The U.S. Department of Transportation’s Federal Motor Carrier Safety Administration (FMCSA) is seeking public comment on driver detention times during the loading and unloading of commercial motor vehicles (CMVs) and the potential impacts of the delays on roadway safety.
“FMCSA is interested in data sources, methodologies and potential technologies that could provide insight into loading and unloading delays experienced by CMV drivers,” the agency said in a notice published in Monday’s Federal Register.
FMCSA is seeking public comment, due on or before Sept. 9, on the following questions:
• Are data currently available that can accurately record loading, unloading and delay times?
• How can delay times be captured and recorded in a systematic, comparable manner?
• Could systematic collection and publication of loading, unloading and delay times be useful in driver or carrier business decisions and help to reduce loading, unloading and delay times?
• What should FMCSA use as an estimate of reasonable loading/unloading time?
• How do contract arrangements between carriers and shippers address acceptable wait times? Do these arrangements include penalties for delays attributable to a carrier or shipper?
A study issued by the Transportation Department’s Office of Inspector General (OIG) in January 2018 estimated a 15-minute increase in average dwell time increased the crash rate by 6.2%. OIG also estimated that detention is associated in an annual reduction of earnings of $1.1 billion to $1.3 billion for for-hire CMV drivers in the truckload sector and annual reductions in net income of $250.6 million to $302.9 million for motor carriers in the sector.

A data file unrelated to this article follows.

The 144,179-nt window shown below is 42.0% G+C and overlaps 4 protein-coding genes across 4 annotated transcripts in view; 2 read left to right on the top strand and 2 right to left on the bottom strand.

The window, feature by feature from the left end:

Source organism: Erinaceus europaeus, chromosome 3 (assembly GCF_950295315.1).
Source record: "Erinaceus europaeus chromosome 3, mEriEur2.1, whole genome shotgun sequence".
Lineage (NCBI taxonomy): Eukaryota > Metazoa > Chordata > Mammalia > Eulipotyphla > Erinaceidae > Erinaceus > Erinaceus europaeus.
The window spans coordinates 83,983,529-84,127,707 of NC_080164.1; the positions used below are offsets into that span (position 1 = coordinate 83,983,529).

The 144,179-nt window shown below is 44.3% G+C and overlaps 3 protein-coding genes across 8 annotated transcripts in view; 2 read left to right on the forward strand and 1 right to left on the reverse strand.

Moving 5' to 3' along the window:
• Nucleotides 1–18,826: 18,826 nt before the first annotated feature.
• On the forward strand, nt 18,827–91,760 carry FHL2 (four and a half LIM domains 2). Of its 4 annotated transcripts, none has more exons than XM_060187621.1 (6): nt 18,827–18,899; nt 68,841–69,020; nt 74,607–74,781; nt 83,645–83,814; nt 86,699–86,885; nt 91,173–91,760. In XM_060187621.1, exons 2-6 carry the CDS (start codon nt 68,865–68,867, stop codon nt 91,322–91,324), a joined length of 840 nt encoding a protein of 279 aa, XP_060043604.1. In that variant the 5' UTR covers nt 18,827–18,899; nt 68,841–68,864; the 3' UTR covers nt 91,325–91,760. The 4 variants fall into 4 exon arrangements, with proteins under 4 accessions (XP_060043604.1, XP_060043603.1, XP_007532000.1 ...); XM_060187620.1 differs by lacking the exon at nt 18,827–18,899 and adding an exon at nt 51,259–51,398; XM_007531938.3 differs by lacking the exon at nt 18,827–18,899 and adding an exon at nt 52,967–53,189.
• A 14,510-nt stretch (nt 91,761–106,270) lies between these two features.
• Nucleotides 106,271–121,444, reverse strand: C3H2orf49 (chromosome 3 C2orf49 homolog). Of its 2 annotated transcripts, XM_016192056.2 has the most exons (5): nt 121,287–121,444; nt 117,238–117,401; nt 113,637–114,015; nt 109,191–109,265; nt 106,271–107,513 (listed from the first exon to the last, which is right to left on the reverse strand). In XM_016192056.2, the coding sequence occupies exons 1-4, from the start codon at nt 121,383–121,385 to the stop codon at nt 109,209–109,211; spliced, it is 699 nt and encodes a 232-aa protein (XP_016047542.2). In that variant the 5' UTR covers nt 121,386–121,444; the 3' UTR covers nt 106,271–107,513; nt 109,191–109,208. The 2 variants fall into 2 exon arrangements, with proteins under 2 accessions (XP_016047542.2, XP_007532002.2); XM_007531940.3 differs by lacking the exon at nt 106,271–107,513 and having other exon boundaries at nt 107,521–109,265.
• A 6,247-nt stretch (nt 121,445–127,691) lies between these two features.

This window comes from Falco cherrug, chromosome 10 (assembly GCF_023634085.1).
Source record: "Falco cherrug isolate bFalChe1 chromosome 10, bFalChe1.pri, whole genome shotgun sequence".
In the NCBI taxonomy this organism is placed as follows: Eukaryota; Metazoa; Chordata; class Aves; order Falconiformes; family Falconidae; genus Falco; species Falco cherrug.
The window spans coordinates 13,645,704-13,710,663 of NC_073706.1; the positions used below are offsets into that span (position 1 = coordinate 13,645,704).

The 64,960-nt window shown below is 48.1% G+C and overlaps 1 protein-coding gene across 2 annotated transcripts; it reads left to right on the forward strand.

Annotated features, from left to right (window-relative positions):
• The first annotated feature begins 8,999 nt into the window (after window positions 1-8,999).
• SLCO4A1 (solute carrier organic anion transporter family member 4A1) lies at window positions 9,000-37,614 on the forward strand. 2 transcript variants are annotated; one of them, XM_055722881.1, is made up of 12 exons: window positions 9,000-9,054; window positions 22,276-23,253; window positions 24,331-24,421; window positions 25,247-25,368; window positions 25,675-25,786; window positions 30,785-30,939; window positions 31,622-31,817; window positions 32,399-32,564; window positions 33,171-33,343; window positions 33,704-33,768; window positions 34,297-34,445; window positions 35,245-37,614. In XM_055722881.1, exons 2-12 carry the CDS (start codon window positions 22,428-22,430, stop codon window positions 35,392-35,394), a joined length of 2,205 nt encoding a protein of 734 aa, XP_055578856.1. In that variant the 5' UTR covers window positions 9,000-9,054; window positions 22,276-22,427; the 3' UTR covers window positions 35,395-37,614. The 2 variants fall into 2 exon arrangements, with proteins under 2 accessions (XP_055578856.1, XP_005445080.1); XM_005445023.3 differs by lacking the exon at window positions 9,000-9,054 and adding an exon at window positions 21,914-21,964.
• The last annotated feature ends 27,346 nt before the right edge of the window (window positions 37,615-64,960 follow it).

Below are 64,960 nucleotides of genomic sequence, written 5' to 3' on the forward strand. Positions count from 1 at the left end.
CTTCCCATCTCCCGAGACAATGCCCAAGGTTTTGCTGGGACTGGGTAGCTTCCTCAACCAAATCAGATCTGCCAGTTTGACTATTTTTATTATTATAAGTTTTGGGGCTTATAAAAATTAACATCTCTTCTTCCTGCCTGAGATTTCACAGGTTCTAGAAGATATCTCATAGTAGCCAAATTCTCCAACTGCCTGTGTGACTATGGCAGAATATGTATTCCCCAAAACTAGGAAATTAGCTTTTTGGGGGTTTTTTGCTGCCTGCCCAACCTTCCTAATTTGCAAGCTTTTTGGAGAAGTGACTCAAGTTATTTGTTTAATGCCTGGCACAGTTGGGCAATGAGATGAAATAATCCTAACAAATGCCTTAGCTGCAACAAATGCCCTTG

FMCSA sponsored a study released in 2014 — in response to a 2011 report by the Government Accountability Office —that found “drivers experienced detention times during about 10% of their stops for an average duration of 1.4 hours beyond a commonly accepted two-hour loading and unloading period,” according to the notice.
“Although the above referenced studies estimated overall wait times, they were not able to separate normal loading and unloading times (e.g., the time it would usually take to load and unload a CMV under typical schedules) from detention time (delays in the start of the loading and unloading process which disrupt the driver’s available driving and/or on-duty time),” the notice reads. “This is a critical data gap in our understanding of the detention issue.”
The House Highways and Transit Subcommittee is scheduled to hold a hearing on the state of trucking in America at 10 a.m. Wednesday.